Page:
New COVID-19 study shows science must come before politics
Tom Fowdy


Editor's note: Tom Fowdy is a British political and international relations analyst and a graduate of Durham and Oxford universities. He writes on topics pertaining to China, the DPRK, Britain, and the U.S. The article reflects the author's opinions, and not necessarily the views of CGTN.

On April 8, a new study was released by scientists at Cambridge University on the genetic sequences of COVID-19, published in the Proceedings of the National Academy of Sciences. Although the study is yet to be peer reviewed, it found that the virus has many patterns of mutation in its genomes, setting out what it describes as types "A, B and C" with the different variations becoming pathological in some regions but experiencing resistance in others. Groups of cluster infections were argued to create "founder effects" that generate new types of the virus.

The study further elaborates that Type A was close to the original virus and source of the outbreak, derived from bats and pangolins, but later mutated into Type B which gained traction across China and East Asia but not beyond. Later, a group of infections mediated through a "Singapore Cluster" created Type C as a "daughter" which subsequently was traced to Italy and became the strand in Europe. Thus, as the study notes: "The ancestral Wuhan B-type virus is immunologically or environmentally adapted to a large section of the East Asian population, and may need to mutate to overcome resistance outside East Asia."

Whilst there is more to be learned, the study is a breakthrough in that it reveals to us that the virus is constantly mutating in specification to regional populations, therefore its spread and traction may not be as linear or simple as suggested. This has consequentially been an unseen variable which has complicated the fight against it.

What are the lessons to be learned from this? The world is still learning about this virus and in turn making sharp judgements about it whilst experts still puzzle themselves to make sense of all the facts. Science must come before nationalist political point scoring. The study now gives us scientific evidence as to why "keeping out China" was not enough alone to stop outbreaks in Europe and the U.S.

Screenshot of the article published in the Proceedings of the National Academy of Sciences.

Screenshot of the article published in the Proceedings of the National Academy of Sciences.

A virus is not a country. Whilst the study itself identifies the source of the COVID-19 from bats and pangolins and highlights Wuhan as the initial epicenter, nonetheless to define a given pathogen in the mode of a country tells us nothing of course about what the virus is or what it does.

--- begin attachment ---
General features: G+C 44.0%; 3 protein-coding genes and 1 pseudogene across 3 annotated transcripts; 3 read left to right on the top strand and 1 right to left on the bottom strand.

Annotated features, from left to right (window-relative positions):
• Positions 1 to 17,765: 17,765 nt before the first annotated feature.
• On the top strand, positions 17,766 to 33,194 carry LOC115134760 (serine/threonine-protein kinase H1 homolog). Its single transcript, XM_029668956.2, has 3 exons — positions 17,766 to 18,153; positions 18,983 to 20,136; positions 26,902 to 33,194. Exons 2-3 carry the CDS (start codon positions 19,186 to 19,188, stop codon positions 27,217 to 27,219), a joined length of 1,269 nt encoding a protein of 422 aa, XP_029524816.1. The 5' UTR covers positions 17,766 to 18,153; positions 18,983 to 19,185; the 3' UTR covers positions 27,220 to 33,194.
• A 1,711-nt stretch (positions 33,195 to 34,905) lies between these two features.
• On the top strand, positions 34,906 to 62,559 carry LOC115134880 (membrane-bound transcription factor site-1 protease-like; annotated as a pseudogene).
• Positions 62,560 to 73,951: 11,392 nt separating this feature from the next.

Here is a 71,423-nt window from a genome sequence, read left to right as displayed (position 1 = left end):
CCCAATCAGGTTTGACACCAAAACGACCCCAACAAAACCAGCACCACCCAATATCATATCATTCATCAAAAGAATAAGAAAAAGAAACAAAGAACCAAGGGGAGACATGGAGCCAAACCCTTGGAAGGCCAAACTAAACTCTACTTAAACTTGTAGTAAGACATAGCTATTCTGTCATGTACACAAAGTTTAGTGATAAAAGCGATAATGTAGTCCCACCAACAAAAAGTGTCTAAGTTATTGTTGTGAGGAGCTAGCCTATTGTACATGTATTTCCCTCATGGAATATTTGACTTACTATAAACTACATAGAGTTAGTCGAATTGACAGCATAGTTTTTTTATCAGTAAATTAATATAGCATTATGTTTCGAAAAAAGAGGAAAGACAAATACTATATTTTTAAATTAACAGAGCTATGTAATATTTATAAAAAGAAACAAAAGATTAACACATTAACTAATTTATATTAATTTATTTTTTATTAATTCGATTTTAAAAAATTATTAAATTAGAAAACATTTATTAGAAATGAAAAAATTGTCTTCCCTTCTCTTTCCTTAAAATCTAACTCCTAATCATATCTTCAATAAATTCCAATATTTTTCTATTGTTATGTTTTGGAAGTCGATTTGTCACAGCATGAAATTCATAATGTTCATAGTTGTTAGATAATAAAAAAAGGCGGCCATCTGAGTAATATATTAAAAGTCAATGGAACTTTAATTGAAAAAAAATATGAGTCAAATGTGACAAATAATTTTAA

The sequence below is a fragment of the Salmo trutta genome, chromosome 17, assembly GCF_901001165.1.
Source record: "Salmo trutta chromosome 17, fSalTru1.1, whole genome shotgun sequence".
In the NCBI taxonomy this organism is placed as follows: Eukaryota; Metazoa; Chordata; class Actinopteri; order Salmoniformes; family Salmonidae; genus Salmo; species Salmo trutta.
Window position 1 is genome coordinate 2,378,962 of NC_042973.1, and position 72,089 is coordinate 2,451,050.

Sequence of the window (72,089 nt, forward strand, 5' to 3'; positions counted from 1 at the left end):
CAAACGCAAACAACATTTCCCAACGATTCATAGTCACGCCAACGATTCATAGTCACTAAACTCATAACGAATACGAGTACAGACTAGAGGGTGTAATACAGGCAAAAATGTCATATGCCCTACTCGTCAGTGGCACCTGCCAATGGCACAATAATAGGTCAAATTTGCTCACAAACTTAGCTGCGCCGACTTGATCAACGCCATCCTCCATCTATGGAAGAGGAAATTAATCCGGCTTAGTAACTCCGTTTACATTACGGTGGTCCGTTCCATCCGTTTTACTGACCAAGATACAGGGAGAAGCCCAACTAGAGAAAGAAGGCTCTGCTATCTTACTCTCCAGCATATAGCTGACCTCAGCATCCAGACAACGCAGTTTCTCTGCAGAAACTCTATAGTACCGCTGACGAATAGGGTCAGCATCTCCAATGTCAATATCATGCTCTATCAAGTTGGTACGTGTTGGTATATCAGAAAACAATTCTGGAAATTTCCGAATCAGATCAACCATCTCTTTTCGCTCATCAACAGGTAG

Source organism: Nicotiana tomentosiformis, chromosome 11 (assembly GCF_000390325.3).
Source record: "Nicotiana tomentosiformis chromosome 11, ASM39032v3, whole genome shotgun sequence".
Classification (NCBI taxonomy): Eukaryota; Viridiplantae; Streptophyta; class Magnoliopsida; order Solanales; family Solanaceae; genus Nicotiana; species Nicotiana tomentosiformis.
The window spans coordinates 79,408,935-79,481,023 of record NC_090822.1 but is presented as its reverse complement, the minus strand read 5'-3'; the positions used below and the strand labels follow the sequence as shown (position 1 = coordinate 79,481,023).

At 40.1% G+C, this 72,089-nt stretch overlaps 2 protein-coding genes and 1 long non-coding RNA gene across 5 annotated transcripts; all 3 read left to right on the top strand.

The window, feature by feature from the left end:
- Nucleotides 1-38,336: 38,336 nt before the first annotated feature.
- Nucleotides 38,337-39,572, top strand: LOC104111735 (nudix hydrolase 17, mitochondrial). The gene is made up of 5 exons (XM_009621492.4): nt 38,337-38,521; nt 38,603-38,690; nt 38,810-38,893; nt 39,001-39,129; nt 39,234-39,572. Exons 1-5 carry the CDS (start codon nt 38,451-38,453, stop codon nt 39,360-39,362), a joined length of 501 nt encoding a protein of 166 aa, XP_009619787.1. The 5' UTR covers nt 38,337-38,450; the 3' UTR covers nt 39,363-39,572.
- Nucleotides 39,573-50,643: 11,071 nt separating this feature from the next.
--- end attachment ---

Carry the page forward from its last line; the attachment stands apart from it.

Over the past few months there has been a lot of finger pointing and politicized attacks over the initial outbreak, but very little patience for what scientists have had to say about it as experts throughout the world have struggled to make sense of a new disease they have had little foreknowledge of. Politics has ultimately taken precedence over science, and everyone has declared themselves an armchair epidemiologist.

This study however, serves to challenge conventional thinking behind the virus by revealing that its spread throughout the world has not been a straight line but a complex pattern of mutations with different variants emerging with different receptivity to given regions of the world. This helps build some elementary understanding as to how outbreaks came in given "phases."

For example, the Type B of the virus was only receptive to East Asia and not beyond, thus leading the initial outbreaks in China, South Korea and neighboring countries but having little receptivity in the West. Thus, the study details it was not until "Type C" mutated out of a cluster situation in Singapore that the virus subsequently adapted itself to European sequences and thus took route in Italy, and onto the rest of the continent and the U.S.

In doing so, the study reveals that the "China" label is not helpful to understand the virus on a scientific level or its behavior at all. It represents but a phase of the virus's evolutionary pathway. As a result, the overwhelming emphasis on Beijing created a critical weakness in the Western response which failed to account for the more complex nature of the virus. This explains how despite travel bans from China in both Italy and America, the virus nevertheless arrived in these countries anyway and caught the authorities by surprise. They might have resisted the import of "Type B" which hit Hubei in the short term by sheer genetic chance, but had no pre-emptive knowledge of what was to come through "Type C."

Overall there is a message that has been clear, albeit ignored from the very beginning: Viruses do not respect national borders or political ideologies. As a whole, politics is not useful at all in fighting the COVID-19 or the broader game of "discrediting" given experts. Science is the only way, and as the world suffers we must sit tight and instead be prepared to learn, rather than point fingers.

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